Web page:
This article, a contribution to a book celebrating forty years of the United Nations Convention on Contracts for the International Sale of Goods (CISG), compares two seemingly opposite rules, one adopting the parol evidence rule (PER) and one disposing of it. Under the Uniform Commercial Code (UCC), which governs domestic United States sales of goods, the PER bars the admission of evidence of promises and representations that contradict a subsequent written contract intended to be complete. The CISG would admit such evidence because of the absence of a PER. The UCC and CISG’s rules are thus polar opposites. Still, the thesis of this article is that US courts that must decide whether such evidence is admissible often can reach the same result under either rule. This is because an important goal of both CISG and the UCC is to enforce the parties’ intentions. The discussion here predicts that US courts will focus on this policy, and when the evidence persuasively furthers the goal of enforcing intentions, the courts will admit the evidence, and when not they will discard it. And this process will occur regardless of whether the applicable law is CISG or the UCC.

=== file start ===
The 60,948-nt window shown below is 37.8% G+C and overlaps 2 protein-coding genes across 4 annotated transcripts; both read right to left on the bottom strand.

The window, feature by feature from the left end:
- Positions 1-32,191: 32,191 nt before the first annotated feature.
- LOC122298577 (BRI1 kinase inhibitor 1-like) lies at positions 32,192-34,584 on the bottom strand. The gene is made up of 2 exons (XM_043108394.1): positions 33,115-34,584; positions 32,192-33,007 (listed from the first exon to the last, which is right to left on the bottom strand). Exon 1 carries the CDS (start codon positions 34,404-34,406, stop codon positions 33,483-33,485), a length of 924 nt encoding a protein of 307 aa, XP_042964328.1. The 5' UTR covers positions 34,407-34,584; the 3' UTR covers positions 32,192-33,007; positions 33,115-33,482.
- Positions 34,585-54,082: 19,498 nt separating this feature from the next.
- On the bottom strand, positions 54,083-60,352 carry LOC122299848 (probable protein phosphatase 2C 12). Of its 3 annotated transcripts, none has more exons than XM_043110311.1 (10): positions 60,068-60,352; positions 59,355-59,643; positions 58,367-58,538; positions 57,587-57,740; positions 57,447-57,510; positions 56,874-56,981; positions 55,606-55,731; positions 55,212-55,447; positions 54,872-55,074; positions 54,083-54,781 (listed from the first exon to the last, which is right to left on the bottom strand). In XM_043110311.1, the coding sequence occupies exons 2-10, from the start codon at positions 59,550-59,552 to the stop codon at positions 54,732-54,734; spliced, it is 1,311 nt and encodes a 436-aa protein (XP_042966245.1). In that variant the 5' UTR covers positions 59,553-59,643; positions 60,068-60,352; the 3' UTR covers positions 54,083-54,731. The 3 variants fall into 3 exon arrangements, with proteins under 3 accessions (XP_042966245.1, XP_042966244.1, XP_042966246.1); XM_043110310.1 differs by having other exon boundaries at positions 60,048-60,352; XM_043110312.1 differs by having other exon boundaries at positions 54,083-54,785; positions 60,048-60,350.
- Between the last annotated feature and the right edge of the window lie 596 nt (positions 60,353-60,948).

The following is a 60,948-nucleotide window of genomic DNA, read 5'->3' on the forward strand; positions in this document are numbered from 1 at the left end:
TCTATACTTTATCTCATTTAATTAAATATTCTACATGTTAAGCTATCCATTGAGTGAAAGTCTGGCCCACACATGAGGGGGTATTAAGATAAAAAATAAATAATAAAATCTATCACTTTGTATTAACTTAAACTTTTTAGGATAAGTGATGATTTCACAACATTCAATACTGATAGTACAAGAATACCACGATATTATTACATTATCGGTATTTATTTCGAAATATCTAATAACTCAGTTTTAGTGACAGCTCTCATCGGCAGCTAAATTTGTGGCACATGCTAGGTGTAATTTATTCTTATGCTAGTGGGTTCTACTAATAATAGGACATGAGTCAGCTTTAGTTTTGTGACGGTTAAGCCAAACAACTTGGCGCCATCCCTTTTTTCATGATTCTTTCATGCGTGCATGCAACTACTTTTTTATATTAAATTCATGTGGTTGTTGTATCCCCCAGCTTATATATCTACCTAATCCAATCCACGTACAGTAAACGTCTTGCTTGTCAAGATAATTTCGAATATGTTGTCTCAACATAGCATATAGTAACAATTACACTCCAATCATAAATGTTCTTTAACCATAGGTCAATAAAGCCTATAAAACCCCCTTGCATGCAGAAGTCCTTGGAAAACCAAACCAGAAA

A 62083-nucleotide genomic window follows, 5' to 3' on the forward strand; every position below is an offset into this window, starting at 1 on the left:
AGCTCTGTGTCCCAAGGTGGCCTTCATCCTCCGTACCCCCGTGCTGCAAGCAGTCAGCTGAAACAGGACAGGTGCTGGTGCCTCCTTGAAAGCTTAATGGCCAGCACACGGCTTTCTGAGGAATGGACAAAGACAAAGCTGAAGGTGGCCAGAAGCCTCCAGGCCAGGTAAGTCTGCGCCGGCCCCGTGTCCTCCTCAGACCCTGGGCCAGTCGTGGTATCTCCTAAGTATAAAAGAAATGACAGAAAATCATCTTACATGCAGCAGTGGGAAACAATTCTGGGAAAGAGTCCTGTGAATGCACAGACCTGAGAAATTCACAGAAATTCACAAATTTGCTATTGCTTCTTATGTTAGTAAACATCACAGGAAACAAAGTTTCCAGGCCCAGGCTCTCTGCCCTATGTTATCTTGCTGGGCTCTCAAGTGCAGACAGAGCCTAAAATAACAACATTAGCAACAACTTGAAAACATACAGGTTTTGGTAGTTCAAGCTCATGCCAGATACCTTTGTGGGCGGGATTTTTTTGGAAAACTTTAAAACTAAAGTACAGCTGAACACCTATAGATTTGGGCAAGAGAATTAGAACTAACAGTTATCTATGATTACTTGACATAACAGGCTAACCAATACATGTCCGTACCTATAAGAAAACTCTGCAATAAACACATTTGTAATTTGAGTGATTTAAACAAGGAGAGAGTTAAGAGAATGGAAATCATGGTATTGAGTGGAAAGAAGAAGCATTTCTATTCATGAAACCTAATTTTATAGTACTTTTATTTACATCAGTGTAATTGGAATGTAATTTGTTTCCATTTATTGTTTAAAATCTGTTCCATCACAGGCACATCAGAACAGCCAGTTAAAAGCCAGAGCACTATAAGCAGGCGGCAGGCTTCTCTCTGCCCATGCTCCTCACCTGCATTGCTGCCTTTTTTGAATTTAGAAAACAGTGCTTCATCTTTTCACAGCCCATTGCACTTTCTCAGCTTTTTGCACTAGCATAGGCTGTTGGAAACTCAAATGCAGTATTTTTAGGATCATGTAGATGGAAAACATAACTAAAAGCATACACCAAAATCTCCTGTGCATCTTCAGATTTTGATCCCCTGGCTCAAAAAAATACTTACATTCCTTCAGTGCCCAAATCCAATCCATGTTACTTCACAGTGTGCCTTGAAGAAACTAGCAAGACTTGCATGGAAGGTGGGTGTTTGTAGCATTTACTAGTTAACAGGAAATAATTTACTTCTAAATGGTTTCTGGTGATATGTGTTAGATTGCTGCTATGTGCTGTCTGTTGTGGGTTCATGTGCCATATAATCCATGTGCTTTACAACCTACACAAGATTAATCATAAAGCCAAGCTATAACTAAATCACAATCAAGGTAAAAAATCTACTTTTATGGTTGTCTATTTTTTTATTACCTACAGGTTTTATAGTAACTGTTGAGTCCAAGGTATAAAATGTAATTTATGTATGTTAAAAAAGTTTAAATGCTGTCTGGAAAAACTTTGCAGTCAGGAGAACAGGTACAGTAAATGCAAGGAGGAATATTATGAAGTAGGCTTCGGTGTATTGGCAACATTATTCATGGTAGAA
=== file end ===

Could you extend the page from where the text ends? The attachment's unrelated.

Hillman, Robert A, Some Realism about the Admission of Parol Evidence in Sales Cases under the Convention on Contracts for the International Sale of Goods and the Uniform Commercial Code (November 19, 2020). Cornell Legal Studies Research Paper No 20-47.